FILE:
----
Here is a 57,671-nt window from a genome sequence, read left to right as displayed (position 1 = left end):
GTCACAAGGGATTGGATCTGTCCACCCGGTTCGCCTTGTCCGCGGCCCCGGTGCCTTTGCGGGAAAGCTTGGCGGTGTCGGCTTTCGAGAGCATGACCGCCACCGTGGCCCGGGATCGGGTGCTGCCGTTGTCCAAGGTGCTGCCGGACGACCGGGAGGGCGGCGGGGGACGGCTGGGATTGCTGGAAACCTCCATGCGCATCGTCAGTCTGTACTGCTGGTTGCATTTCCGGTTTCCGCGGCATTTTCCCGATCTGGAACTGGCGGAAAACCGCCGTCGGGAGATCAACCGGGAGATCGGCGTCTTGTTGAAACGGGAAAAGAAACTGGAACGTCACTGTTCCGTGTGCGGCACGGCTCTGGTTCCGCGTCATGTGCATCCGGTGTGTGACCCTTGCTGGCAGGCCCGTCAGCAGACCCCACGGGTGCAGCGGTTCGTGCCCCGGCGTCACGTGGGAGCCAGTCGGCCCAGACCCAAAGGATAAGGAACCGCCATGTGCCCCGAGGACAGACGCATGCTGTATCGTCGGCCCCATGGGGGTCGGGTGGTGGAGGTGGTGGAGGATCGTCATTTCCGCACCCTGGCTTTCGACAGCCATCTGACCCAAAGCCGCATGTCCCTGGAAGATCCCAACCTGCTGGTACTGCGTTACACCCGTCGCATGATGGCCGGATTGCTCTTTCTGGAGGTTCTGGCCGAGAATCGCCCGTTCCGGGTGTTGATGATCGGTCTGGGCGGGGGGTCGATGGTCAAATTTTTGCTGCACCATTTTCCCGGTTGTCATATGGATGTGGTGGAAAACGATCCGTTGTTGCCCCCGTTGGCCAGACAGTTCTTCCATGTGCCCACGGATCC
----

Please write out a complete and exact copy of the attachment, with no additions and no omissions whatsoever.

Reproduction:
Here is a 57,671-nt window from a genome sequence, read left to right as displayed (position 1 = left end):
GTCACAAGGGATTGGATCTGTCCACCCGGTTCGCCTTGTCCGCGGCCCCGGTGCCTTTGCGGGAAAGCTTGGCGGTGTCGGCTTTCGAGAGCATGACCGCCACCGTGGCCCGGGATCGGGTGCTGCCGTTGTCCAAGGTGCTGCCGGACGACCGGGAGGGCGGCGGGGGACGGCTGGGATTGCTGGAAACCTCCATGCGCATCGTCAGTCTGTACTGCTGGTTGCATTTCCGGTTTCCGCGGCATTTTCCCGATCTGGAACTGGCGGAAAACCGCCGTCGGGAGATCAACCGGGAGATCGGCGTCTTGTTGAAACGGGAAAAGAAACTGGAACGTCACTGTTCCGTGTGCGGCACGGCTCTGGTTCCGCGTCATGTGCATCCGGTGTGTGACCCTTGCTGGCAGGCCCGTCAGCAGACCCCACGGGTGCAGCGGTTCGTGCCCCGGCGTCACGTGGGAGCCAGTCGGCCCAGACCCAAAGGATAAGGAACCGCCATGTGCCCCGAGGACAGACGCATGCTGTATCGTCGGCCCCATGGGGGTCGGGTGGTGGAGGTGGTGGAGGATCGTCATTTCCGCACCCTGGCTTTCGACAGCCATCTGACCCAAAGCCGCATGTCCCTGGAAGATCCCAACCTGCTGGTACTGCGTTACACCCGTCGCATGATGGCCGGATTGCTCTTTCTGGAGGTTCTGGCCGAGAATCGCCCGTTCCGGGTGTTGATGATCGGTCTGGGCGGGGGGTCGATGGTCAAATTTTTGCTGCACCATTTTCCCGGTTGTCATATGGATGTGGTGGAAAACGATCCGTTGTTGCCCCCGTTGGCCAGACAGTTCTTCCATGTGCCCACGGATCC